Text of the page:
Mutual Life Assurance Company of Canada sponsored an organ donation campaign called "By Mutual Consent: Breaking Barriers to Organ Donation". A number of non-profit organizations such as the British Columbia Transplant Society, the Kidney Foundation of Canada, the Canadian Transplant Society, Organ Donors Canada in Alberta and the Canadian Association of Transplantation are active in promoting and co-ordinating organ donation efforts.

Bill C-202 is an example of an effort to do more. It is a reasonable and worthy initiative which could complement other efforts designed to motivate people to give the gift of life. Along with national donor week which we celebrate at this time each year, which apparently is not exactly a national donor week but an Ontario donor week, the member for Ontario's initiative would promote and encourage discussion on the issue surrounding organ donation.

Reformers are pleased to support this bill as it would contribute to efforts to address this need proactively. In doing so it would save lives and improve the health and the quality of life of many Canadians. It would conserve precious health care dollars and encourage the public's awareness and discussion. I urge all members to support the bill, consider the issue themselves and discuss it in their constituencies.

After all, healthy Canadians are more productive Canadians. We are very concerned about the quality of life in Canada. If we as individuals or as a group want to ensure people will not be on waiting lists for organ donation transplants, we should be proactive in our approach.

National Organ Donor Day Act
Private Members' Business

1:55 p.m.

Eglinton—Lawrence
Ontario

Liberal

Joe Volpe Parliamentary Secretary to Minister of Health

Mr. Speaker, I am pleased to be a part of this debate. I compliment my colleague from Ontario riding for making not

only a very persuasive and compelling dissertation but one that was moving as well.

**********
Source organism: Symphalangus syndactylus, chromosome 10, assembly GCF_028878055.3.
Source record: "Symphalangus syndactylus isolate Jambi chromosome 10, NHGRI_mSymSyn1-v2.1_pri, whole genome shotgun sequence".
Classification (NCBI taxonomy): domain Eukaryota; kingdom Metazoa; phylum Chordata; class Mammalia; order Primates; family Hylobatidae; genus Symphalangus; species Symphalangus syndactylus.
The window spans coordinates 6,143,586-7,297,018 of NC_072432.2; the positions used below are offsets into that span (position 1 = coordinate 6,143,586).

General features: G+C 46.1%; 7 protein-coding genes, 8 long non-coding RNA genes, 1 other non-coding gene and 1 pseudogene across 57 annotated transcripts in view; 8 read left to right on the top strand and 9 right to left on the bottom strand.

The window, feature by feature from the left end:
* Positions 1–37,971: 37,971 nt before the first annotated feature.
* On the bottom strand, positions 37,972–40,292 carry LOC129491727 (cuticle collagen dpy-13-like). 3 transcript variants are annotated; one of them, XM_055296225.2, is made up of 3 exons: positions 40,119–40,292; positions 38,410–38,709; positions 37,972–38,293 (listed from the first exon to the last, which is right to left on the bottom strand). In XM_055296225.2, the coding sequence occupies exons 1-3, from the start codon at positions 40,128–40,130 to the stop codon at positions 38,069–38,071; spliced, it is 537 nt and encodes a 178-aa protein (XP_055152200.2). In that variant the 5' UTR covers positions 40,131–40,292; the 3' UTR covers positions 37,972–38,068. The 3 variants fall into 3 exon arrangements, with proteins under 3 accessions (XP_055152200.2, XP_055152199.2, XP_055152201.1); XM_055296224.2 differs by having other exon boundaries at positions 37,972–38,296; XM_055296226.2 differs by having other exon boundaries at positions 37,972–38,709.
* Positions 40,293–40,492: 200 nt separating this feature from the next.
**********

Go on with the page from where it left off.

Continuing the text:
It is most unfortunate we have to make reference to such personal tragedies as that suffered by the Rumble family. We will try to take a positive view, as my colleague from Ontario did, and say that perhaps from one human tragedy we can do something that is worthwhile for the rest of us.

On the question of transplants and organ donations, the House may be aware that the kidney transplant is the oldest of the solid organ transplant procedures. The first successful kidney transplant between identical twins in Boston in 1954 ushered in the new era of transplantation.

Improved surgical techniques and new drugs to fight rejection enabled Montreal surgeons to transplant kidneys between unrelated persons in 1963. I mention this because I would hope that all those who are interested in the issue, not only from the political realm but also in society as a whole, would keep an appreciation of the activity of Health Canada and all Canadians working in this area.

This first transplant was followed in 1967 by a heart transplant performed by Dr. Christiaan Barnard of South Africa. A year later, in 1968, the first heart transplant was performed at the Montreal Heart Institute.

The use of the anti-rejection drug cyclosporin in the 1980s greatly improved the success of transplantation and contributed significantly to the growth of this procedure. Today transplantation of both organs and tissues has become an important part of health care and has contributed to improving the life expectancy and quality of life of thousands of Canadians.

One of the key barriers to transplantation remains the availability of suitable donor organs and tissues, as other speakers have noted. In fact, about 2,200 Canadians are currently waiting to receive an organ transplant. Waiting times vary depending on the specific organ and tissue required for a transplant.

The overall rate of organ donation in Canada is regrettably low: about 14.7 per million population as of 1994. Yet that represents roughly a 20 per cent increase from the 12.1 per million population in 1992.

Still, by international standards, as others have indicated, Canada could and should do better. While our rates are comparable to those of Australia, the United States has a donation rate which is about 50 per cent higher and Austria's rate is double that of Canada's.

According to a 1994 public opinion survey conducted by the Angus Reid group, 77 per cent of Canadians indicated a willingness to donate organs. Unfortunately, only 58 per cent reported having signed a donor card. Still this did represent an increase over the 1993 and 1992 levels, which were 56 per cent and 53 per cent respectively.

There is a considerable opportunity gap between those expressing a willingness and those who actually act on that willingness. However, what is very encouraging is that of those who had not signed a donor card, 54 per cent indicated they would do so if offered the chance and the opportunity to so sign.

That survey, by the way, pointed out some misconceptions about organ donations which may be impeding behaviour in this regard. I will cite a few examples.